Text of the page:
problem and separate the outside counterrevolutionaries from the indigenous nationality upper strata elements.”71 Party leaders further boasted that they had “applied experiences resolving the Nangra problem” to settle separate insurrections among Tibetan and Muslim communities in Gansu.72 The key takeaway was the vital importance of forming United Front alliances with minority elites. At the end of 1952, Wangchen Döndrup addressed a conference attended by many of Qinghai’s leading “nationality” figures. During his speech, he urged attendees, especially “the [Mongol] nobility and [Tibetan] qianbaihu,” to heed his experience, concluding, “The bandits and spies are like birds in the sky. If there are no rocks on which to stand, they cannot land. Therefore, if none of us act as a rock, there will be nowhere for the spies and bandits to land.”73 In a few short months, Wangchen Döndrup had been transformed from a rebel leader into a model United Front personage. Despite Wangchen Döndrup’s avowed newfound commitment to internationality unity, the confrontation between the Nangra and the CCP-state also can be viewed as an extension of earlier efforts to define center-local relations. Speaking of the Nangra drama, Mark Stevenson writes, “The [Nangra] region had never been under effective (Tibetan or Chinese) state control. . . . The Tibetan renegades were doing what they had it seems always done, resisting outside control and acting on the principle of local loyalty.”74 While Stevenson is correct, like Doyle he fails to note that the definition of “effective” control might not be static or self-evident. When faced with an increasingly belligerent Ma regime in the 1930s, Wangchen Döndrup had been able to negotiate a mutually agreeable settlement that maintained the broad outline of an imperial relationship between himself and Xining. Two decades later, even from a position of considerable weakness, Wangchen Döndrup again was able to leverage his geographic position and personal prestige to obtain what he must have viewed as concessions, guarantees, and titles from the new state power. Like the Kéwa’s Lhündrup Gyel, who after a short stay in the Nangra base area also returned home to reclaim his position in the new regime, Wangchen Döndrup’s insurrection in part was an attempt to maintain some semblance of an imperial relationship. For the time being, the United Front allowed for that possibility.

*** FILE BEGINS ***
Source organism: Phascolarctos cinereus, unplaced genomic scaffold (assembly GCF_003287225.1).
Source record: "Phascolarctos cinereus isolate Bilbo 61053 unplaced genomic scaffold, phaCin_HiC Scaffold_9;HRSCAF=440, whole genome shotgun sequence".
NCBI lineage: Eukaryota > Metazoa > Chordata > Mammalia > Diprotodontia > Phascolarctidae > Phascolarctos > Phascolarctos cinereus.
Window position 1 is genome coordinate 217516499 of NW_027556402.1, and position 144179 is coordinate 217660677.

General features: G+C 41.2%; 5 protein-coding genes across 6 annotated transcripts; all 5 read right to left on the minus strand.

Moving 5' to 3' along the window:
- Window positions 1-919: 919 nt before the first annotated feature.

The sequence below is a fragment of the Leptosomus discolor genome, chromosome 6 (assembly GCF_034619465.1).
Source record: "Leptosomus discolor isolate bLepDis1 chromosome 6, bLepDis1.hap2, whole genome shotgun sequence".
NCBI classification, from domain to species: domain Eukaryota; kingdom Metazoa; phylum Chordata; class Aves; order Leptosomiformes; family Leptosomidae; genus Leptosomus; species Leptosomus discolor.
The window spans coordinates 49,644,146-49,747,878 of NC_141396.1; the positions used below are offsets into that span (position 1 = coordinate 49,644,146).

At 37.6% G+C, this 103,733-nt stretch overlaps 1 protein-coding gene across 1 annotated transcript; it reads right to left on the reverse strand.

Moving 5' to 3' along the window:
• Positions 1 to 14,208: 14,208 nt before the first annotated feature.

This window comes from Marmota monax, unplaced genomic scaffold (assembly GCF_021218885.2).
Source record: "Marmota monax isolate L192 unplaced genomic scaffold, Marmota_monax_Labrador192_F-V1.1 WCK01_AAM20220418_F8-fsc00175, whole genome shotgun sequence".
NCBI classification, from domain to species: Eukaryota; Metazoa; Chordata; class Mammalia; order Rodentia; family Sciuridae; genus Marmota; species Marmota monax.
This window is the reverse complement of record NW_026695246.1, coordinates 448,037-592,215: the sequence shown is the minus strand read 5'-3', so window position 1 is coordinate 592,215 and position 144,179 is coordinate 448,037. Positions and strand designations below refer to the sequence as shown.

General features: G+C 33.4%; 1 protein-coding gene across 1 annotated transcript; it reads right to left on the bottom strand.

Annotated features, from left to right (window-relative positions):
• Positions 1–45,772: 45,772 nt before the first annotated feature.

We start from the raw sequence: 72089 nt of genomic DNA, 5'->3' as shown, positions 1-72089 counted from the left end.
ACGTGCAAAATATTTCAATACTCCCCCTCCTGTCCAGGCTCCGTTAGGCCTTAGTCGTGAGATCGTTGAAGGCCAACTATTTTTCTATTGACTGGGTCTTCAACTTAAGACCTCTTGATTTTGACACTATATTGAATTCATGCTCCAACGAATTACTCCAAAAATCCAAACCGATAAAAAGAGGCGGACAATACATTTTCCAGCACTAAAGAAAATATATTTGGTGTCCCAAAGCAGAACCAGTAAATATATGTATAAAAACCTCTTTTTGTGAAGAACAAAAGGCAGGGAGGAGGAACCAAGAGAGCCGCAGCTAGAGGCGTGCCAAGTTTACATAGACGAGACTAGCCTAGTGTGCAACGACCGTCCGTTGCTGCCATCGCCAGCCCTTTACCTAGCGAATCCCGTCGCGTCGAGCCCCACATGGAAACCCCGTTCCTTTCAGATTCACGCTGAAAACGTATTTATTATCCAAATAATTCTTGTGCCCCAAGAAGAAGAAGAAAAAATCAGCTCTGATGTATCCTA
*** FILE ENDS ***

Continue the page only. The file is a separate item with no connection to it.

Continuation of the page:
Liberation’s Last Act When in December 1952 Wangchen Döndrup exhorted his fellow headmen to resist the entreaties of outside agitators, he was specifically referring to a rebellion that was brewing in the Gansu-Qinghai-Sichuan border region. Just as Wangchen Döndrup had much longer relationships with the Ma Bufang stalwarts who

If You Kill the County Head      63